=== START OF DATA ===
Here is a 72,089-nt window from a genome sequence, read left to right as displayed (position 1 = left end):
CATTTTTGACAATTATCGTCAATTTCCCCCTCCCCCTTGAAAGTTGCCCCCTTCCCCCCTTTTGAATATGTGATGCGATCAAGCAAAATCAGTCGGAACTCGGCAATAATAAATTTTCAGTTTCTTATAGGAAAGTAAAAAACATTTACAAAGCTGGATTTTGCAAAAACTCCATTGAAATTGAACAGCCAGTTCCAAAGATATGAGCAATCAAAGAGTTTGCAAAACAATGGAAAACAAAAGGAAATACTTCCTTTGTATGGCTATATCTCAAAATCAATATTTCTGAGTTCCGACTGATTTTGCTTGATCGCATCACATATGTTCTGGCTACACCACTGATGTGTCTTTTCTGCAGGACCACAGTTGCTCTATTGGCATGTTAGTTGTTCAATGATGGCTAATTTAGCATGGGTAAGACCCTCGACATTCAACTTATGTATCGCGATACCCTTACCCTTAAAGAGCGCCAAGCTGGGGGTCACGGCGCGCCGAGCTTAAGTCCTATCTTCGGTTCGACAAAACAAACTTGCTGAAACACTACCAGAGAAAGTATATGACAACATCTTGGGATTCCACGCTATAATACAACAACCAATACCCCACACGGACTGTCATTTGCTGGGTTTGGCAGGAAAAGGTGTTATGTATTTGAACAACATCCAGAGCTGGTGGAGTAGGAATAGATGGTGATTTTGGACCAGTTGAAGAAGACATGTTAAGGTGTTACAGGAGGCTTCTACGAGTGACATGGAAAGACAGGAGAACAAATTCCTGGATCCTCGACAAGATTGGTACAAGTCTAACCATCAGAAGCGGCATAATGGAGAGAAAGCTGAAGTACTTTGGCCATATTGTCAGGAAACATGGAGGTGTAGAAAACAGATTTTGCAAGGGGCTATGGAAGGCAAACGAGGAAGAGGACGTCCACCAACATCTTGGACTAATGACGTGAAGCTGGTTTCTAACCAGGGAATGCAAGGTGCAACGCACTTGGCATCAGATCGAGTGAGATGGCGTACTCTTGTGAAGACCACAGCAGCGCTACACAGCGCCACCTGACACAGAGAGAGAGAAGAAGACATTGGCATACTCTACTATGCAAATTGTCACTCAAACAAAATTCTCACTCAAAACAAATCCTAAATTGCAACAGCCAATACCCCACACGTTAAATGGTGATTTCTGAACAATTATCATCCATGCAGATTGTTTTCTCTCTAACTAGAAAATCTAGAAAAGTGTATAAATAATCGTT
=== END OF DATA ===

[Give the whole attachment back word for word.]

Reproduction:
Here is a 72,089-nt window from a genome sequence, read left to right as displayed (position 1 = left end):
CATTTTTGACAATTATCGTCAATTTCCCCCTCCCCCTTGAAAGTTGCCCCCTTCCCCCCTTTTGAATATGTGATGCGATCAAGCAAAATCAGTCGGAACTCGGCAATAATAAATTTTCAGTTTCTTATAGGAAAGTAAAAAACATTTACAAAGCTGGATTTTGCAAAAACTCCATTGAAATTGAACAGCCAGTTCCAAAGATATGAGCAATCAAAGAGTTTGCAAAACAATGGAAAACAAAAGGAAATACTTCCTTTGTATGGCTATATCTCAAAATCAATATTTCTGAGTTCCGACTGATTTTGCTTGATCGCATCACATATGTTCTGGCTACACCACTGATGTGTCTTTTCTGCAGGACCACAGTTGCTCTATTGGCATGTTAGTTGTTCAATGATGGCTAATTTAGCATGGGTAAGACCCTCGACATTCAACTTATGTATCGCGATACCCTTACCCTTAAAGAGCGCCAAGCTGGGGGTCACGGCGCGCCGAGCTTAAGTCCTATCTTCGGTTCGACAAAACAAACTTGCTGAAACACTACCAGAGAAAGTATATGACAACATCTTGGGATTCCACGCTATAATACAACAACCAATACCCCACACGGACTGTCATTTGCTGGGTTTGGCAGGAAAAGGTGTTATGTATTTGAACAACATCCAGAGCTGGTGGAGTAGGAATAGATGGTGATTTTGGACCAGTTGAAGAAGACATGTTAAGGTGTTACAGGAGGCTTCTACGAGTGACATGGAAAGACAGGAGAACAAATTCCTGGATCCTCGACAAGATTGGTACAAGTCTAACCATCAGAAGCGGCATAATGGAGAGAAAGCTGAAGTACTTTGGCCATATTGTCAGGAAACATGGAGGTGTAGAAAACAGATTTTGCAAGGGGCTATGGAAGGCAAACGAGGAAGAGGACGTCCACCAACATCTTGGACTAATGACGTGAAGCTGGTTTCTAACCAGGGAATGCAAGGTGCAACGCACTTGGCATCAGATCGAGTGAGATGGCGTACTCTTGTGAAGACCACAGCAGCGCTACACAGCGCCACCTGACACAGAGAGAGAGAAGAAGACATTGGCATACTCTACTATGCAAATTGTCACTCAAACAAAATTCTCACTCAAAACAAATCCTAAATTGCAACAGCCAATACCCCACACGTTAAATGGTGATTTCTGAACAATTATCATCCATGCAGATTGTTTTCTCTCTAACTAGAAAATCTAGAAAAGTGTATAAATAATCGTT